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A real estate billboard of slain Anastasia Kuzyk along Highway 60 in Wilno, Ont., in 2015.Dave Chan/The Globe and Mail

As soon as she heard Anastasia Kuzyk’s address read out over her police radio on the morning of Sept. 22, 2015, OPP Detective Constable Stacey Solman just knew.

“I didn’t need anybody to tell me. As soon as I heard the address, I knew I was going to Anastasia’s, and it wasn’t good,” she told the jury Wednesday at an inquest into the femicides of Ms. Kuzyk and two other women.

A sister of Ms. Kuzyk had called 911 at 8:52 a.m., reporting that a man had come to their home with a gun. She had run away, but heard a gunshot. Her sister had “put him in jail,” she told the dispatcher of the shooter.

As a crime-unit investigator for Renfrew County, Det. Constable Solman did not normally respond to front-line emergency calls. But she knew Ms. Kuzyk and she knew who’d shown up to shoot her.

Basil Borutski had a long history of intimate partner violence against Ms. Kuzyk and others. He had multiple flags on his police file and multiple risk assessments had deemed him high risk.

Police communication was a focus Wednesday at the inquest into the triple-femicide case, as four senior OPP officers provided testimony about their roles after the murders – and the challenges of responding to high-risk incidents in a rural community. The goal of the inquest is to come up with recommendations to prevent future such deaths.

Mr. Borutski was convicted in 2017 of two counts of first-degree murder and one count of second-degree murder. He was sentenced to life in prison with no chance of parole for 70 years.

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As Det. Constable Solman sped toward Ms. Kuzyk’s house in Wilno, Ont., that morning, she mentally prepared herself for a confrontation: “To be quite frank, I believed he was coming out [in a] suicide by cop, and I was going into a gunfight.”

But by the time she and other officers arrived at Ms. Kuzyk’s house at 9 a.m., Mr. Borutski was already on route to the home of his next victim, Nathalie Warmerdam.

Her son would call 911 20 minutes later, from the woods behind their Eganville, Ont.-area log cabin, where he hid after hearing a gunshot. A third call would come in at 11:09 a.m., from a real estate agent who discovered the body of Carol Culleton – the first victim that morning – at her cottage near Combermere, Ont.

Superintendent Derek Needham, the OPP’s critical incident commander that day, was asked about information gaps in their response plan that morning.

For example, unlike Det. Constable Solman, he did not know who the perpetrator was, or about the history of intimate partner violence, until after the 911 call about the second shooting came in. But he insisted that information would not have changed his initial response – that they thought the shooter was still in the house in Wilno and they were zoomed in on containing that scene.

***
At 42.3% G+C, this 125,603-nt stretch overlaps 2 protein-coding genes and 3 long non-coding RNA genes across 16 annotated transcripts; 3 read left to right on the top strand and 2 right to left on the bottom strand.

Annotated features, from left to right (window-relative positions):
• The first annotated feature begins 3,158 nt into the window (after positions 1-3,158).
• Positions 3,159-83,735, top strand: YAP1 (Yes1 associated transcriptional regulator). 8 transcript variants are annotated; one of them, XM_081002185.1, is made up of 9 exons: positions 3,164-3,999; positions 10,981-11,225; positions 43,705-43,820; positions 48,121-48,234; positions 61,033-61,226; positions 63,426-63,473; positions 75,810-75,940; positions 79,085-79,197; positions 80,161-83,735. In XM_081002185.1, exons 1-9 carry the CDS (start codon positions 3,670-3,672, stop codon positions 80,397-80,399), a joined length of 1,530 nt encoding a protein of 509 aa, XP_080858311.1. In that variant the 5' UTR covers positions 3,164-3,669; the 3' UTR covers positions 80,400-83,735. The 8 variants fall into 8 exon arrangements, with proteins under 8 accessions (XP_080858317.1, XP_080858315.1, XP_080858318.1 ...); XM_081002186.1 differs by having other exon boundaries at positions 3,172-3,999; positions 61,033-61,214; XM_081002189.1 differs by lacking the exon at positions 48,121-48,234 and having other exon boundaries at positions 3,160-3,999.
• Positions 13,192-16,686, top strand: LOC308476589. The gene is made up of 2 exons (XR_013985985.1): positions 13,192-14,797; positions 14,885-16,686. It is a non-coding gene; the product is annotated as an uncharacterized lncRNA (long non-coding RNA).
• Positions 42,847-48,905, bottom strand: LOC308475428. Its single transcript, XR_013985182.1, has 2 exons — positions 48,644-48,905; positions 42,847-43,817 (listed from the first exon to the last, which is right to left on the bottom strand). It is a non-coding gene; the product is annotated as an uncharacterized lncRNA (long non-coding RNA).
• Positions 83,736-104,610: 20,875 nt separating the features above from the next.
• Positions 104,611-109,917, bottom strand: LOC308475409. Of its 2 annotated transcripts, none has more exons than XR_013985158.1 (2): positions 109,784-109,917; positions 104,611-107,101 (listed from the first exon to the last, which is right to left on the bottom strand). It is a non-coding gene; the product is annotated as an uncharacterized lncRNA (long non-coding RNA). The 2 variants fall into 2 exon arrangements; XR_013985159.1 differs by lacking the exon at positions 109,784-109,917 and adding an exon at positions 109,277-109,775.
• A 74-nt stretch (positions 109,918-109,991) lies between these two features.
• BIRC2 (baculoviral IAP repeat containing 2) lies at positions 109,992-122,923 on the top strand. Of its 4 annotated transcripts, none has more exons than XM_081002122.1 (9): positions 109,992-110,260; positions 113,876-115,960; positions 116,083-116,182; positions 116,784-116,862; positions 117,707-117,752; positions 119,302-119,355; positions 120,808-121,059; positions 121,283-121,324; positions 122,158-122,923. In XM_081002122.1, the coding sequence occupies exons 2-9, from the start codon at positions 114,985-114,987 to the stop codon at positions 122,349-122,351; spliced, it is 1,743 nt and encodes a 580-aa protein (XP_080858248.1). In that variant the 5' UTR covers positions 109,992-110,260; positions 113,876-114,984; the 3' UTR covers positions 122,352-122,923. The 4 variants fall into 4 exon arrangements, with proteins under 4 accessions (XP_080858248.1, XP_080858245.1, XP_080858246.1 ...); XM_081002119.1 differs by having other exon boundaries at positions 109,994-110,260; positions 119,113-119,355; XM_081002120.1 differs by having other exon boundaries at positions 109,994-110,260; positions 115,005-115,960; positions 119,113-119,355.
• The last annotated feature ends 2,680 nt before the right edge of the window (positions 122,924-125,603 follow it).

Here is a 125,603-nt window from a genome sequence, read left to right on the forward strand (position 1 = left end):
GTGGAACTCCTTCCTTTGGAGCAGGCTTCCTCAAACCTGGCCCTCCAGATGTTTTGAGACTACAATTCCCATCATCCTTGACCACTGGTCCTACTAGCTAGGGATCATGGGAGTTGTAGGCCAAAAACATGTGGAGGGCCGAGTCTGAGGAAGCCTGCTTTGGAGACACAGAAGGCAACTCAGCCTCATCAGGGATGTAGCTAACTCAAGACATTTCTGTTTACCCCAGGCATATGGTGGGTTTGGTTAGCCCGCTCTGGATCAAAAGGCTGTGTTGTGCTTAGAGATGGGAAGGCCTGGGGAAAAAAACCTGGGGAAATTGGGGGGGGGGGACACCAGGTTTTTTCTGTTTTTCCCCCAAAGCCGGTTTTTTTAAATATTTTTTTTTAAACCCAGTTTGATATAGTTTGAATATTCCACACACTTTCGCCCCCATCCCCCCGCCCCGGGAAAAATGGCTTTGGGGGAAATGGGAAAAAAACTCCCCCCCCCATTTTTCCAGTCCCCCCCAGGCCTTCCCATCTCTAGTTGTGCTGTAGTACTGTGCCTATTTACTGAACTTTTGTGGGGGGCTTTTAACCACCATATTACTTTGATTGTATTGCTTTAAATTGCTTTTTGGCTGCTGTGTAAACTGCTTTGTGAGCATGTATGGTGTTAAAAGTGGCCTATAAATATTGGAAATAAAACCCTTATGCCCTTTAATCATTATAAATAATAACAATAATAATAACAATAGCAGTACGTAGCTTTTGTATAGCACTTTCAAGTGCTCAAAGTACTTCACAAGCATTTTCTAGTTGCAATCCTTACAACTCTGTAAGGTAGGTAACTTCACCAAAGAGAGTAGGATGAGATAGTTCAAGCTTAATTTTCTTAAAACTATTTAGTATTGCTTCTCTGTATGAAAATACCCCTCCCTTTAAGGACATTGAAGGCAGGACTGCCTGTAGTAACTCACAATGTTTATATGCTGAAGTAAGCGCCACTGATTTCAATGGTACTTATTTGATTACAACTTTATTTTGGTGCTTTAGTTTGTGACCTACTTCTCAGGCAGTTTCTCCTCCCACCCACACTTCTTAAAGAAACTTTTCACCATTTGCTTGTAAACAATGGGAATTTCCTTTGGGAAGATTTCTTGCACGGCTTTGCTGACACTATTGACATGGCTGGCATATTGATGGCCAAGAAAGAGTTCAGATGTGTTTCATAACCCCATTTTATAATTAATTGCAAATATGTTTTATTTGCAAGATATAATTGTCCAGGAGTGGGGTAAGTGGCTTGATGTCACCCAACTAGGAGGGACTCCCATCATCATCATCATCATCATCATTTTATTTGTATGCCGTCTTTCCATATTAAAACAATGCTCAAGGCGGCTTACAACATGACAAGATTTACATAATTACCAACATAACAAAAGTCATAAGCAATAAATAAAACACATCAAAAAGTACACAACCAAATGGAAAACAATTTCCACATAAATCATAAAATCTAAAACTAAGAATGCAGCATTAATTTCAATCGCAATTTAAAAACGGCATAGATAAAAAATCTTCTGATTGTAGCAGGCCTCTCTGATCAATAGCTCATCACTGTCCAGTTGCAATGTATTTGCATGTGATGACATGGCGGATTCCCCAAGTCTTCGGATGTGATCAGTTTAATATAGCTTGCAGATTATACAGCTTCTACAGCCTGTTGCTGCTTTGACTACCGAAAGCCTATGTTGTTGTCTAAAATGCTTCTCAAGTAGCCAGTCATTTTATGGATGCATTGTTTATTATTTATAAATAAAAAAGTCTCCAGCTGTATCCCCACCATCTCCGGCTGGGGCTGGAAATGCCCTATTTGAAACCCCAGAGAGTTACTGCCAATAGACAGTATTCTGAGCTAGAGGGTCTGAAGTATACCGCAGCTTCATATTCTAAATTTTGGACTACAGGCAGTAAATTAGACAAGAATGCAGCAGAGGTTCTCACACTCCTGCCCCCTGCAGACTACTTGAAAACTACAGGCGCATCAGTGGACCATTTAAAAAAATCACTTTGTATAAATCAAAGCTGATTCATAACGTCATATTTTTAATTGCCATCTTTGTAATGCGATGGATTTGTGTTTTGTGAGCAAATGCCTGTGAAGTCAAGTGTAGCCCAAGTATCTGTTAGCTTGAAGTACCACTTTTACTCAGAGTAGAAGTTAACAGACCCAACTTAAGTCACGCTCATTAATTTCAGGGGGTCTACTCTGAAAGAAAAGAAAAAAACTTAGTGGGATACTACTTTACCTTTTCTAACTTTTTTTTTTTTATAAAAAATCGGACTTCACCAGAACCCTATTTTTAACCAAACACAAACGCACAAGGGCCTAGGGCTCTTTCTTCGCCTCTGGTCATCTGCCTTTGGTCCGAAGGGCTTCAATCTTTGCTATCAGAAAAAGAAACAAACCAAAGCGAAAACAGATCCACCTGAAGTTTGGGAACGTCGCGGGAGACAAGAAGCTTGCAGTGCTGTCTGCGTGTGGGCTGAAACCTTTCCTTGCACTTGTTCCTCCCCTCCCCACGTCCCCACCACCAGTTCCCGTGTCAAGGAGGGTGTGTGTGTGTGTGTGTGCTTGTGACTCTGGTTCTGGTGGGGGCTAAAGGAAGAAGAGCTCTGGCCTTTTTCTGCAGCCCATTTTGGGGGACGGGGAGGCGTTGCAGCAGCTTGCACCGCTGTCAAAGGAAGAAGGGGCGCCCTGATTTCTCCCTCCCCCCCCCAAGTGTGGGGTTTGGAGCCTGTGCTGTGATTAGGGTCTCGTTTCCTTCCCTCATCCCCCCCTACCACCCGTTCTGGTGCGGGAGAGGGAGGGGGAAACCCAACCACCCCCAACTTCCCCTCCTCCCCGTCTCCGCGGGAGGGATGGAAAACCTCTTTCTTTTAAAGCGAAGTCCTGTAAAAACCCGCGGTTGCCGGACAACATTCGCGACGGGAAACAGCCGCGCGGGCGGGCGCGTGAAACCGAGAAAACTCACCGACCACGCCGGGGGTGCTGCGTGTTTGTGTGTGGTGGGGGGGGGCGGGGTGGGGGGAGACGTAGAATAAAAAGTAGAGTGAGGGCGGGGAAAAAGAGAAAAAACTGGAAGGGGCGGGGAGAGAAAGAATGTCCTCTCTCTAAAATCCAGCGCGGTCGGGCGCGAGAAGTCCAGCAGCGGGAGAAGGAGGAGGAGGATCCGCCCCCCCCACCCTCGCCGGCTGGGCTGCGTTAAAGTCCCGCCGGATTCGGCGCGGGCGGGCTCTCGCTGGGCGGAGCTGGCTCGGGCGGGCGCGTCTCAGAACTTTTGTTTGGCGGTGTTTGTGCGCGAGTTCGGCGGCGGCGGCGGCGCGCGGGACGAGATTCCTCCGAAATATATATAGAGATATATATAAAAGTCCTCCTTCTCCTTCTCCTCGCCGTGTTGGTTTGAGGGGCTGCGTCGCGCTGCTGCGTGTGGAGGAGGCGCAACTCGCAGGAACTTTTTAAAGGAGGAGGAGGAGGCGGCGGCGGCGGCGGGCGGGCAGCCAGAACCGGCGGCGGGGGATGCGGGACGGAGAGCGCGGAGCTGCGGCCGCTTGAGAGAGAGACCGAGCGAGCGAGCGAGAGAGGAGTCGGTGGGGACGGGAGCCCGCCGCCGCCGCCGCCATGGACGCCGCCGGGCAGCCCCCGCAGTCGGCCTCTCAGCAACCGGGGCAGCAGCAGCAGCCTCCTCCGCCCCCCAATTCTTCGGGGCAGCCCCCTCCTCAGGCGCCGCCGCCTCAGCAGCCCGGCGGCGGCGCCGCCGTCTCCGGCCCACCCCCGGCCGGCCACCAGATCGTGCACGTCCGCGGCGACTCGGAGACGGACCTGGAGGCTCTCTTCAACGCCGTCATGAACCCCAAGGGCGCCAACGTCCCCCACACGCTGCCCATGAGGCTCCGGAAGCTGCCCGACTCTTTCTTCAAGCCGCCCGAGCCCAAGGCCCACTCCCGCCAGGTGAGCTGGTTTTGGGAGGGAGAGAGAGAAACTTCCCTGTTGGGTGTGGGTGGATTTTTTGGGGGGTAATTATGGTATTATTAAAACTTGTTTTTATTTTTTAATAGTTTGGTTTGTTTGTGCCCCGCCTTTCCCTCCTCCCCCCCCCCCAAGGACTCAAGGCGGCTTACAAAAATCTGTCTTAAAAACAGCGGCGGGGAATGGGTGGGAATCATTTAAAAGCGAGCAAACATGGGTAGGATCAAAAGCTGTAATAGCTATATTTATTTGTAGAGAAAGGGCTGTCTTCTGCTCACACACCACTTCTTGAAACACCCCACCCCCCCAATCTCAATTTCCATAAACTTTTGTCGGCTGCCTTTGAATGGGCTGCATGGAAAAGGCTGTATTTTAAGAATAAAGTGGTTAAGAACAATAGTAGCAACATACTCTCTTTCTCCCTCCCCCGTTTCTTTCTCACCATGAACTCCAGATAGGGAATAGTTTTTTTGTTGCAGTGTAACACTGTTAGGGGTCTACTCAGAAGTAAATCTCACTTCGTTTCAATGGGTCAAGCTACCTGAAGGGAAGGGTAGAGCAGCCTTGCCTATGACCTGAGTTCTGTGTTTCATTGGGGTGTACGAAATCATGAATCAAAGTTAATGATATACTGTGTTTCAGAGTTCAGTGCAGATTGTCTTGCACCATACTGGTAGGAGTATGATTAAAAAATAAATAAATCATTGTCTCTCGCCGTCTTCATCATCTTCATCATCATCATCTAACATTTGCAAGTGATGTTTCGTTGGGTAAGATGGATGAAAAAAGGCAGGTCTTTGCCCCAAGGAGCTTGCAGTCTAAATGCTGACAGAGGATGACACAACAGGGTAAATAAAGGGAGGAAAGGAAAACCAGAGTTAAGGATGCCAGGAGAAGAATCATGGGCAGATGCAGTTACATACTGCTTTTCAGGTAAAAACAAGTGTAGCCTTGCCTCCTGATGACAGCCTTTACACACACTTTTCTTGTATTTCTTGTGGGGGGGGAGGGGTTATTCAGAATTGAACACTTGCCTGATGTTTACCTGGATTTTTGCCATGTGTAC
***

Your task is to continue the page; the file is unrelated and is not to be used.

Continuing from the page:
“I don’t think it would’ve changed anything, at least at that moment … knowing she said ‘she put him in jail’ ” he said.

The jury heard about some of the hurdles that officers experienced during the chaos, such as police radios that were glitchy in the rural area and long waits for some specialized resources, located more than an hour away. They put out media alerts, ordered school lockdowns and drafted a list of other potential targets to contact.

Today, Supt. Needham said, they would have the benefit of the “Ready Alert” system, which could send out Amber Alert-style messages to mobile phones across the entire region.

After an officer tracked down a cellphone number for Mr. Borutski and asked the cellular provider to track its location, they confirmed that he was on the move. He was ultimately arrested just after 2 p.m. in a field near a relative’s property in Kinburn, Ont.

Beyond the day of the murders, the officers also spoke about communication challenges with other agencies. For example, Det. Constable Solman said there were mental-health calls made by Mr. Borutski that they were not made aware of. And while she had interacted personally with Ms. Warmerdam and Ms. Kuzyk after they were victimized by Mr. Borutski previously, she did not know Ms. Culleton.

“We weren’t even aware of her at all,” she said. Had she known that he’d been hanging around her cottage, she would’ve been concerned. “I would’ve attended. I would’ve gone to Carol’s cottage.”

The inquest will continue Thursday.

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